Physiological Effects of Sleep
Along with diet and exercise, the quality and quantity of sleep a person gets greatly influences their quality of life.
Although sleep is still not completely understood, studies demonstrate that it is an active physiological state during which the body repairs itself and performs a variety of important functions. Studies have shown that sleep affects:
Learning and Memory
Sleep is important for consolidation of new information and memory formation.
Growth and Development
Secretion of growth hormones and prolactin is increased during sleep.
Chronic short sleep duration increases the risk of hypertension in adults.
Stress and Metabolism
Levels of cortisol and thyrotropin (thyroid stimulating protein) decrease during sleep.
Sleep affects levels of ghrelin and leptin, hormones that influence feelings of hunger and satiety.
Consequences of Sleep Deprivation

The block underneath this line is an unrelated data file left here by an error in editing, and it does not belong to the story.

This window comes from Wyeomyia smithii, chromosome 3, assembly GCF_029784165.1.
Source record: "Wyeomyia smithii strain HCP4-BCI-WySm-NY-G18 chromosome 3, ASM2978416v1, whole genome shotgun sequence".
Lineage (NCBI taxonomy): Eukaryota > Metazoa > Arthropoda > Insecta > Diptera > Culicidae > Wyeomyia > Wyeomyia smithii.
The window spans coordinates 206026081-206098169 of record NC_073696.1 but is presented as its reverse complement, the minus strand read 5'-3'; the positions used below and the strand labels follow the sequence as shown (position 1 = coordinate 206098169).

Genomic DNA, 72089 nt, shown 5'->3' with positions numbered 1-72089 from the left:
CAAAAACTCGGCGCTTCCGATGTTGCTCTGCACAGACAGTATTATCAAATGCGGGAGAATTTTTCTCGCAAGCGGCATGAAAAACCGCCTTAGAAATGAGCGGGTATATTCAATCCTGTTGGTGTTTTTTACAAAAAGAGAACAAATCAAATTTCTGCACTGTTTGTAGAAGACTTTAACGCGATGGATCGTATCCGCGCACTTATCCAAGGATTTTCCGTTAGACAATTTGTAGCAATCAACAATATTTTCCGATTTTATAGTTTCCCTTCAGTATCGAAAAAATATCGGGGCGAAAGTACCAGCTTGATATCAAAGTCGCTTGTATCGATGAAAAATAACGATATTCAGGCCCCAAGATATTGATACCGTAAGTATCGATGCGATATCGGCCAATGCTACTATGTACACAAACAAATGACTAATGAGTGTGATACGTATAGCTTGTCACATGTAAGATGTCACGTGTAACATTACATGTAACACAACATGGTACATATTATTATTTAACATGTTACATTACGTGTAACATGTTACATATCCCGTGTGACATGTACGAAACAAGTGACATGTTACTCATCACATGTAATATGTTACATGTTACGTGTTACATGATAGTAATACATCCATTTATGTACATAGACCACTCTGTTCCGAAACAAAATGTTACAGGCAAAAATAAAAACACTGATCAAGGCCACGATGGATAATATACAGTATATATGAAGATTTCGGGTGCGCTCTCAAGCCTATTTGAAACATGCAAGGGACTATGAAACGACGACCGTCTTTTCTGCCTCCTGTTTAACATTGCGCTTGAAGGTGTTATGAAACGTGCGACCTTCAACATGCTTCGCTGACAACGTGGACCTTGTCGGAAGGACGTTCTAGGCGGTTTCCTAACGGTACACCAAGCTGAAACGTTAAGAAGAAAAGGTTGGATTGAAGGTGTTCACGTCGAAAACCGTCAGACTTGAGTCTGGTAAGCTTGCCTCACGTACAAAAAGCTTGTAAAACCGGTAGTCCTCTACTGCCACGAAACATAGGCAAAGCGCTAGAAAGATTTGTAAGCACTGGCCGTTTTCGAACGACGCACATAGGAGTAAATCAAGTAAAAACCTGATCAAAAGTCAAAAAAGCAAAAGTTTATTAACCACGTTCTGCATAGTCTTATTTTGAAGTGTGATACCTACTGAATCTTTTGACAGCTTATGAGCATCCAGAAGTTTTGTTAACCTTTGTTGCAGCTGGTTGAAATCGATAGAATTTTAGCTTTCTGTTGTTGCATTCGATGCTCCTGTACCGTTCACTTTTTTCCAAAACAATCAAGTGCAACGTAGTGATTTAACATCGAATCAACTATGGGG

Individuals exhibiting normal sleep patterns will generally sleep 7-8 hours per night. Numerous studies indicate that individuals who routinely experience fewer than 6 hours of sleep per night, whether voluntarily or involuntarily, often suffer physiological and emotional consequences, including:
Increased risk of cardiovascular disease
The National Sleep Foundation estimates that the annual costs associated with sleep deprivation and sleep disorders in the US, including medical expenses, sick leave, and lost productivity, exceed $100 billion.
Sleep and Type 2 Diabetes
Studies show that sleep deprivation may increase the risk of obesity and type 2 diabetes.
Several epidemiological studies report a correlation between short sleep duration and higher mean BMI and/or obesity.1
Studies of young, healthy males show that sleep deprivation over as few as two nights results in decreased glucose tolerance and increased appetite for carbohydrate-rich foods.2,3 The observed increase in hunger, if translated into actual ingestion of the desired foods, would correlate to an excess of 350-500 kcal/day.
Longer term studies suggest that chronic sleep deprivation may result in reduced insulin sensitivity.1
Population studies indicate that chronic short sleep duration is correlated with an increased risk of type 2 diabetes or impaired glucose tolerance, after adjusting for potential confounding effects including age, sex, BMI, and waist circumference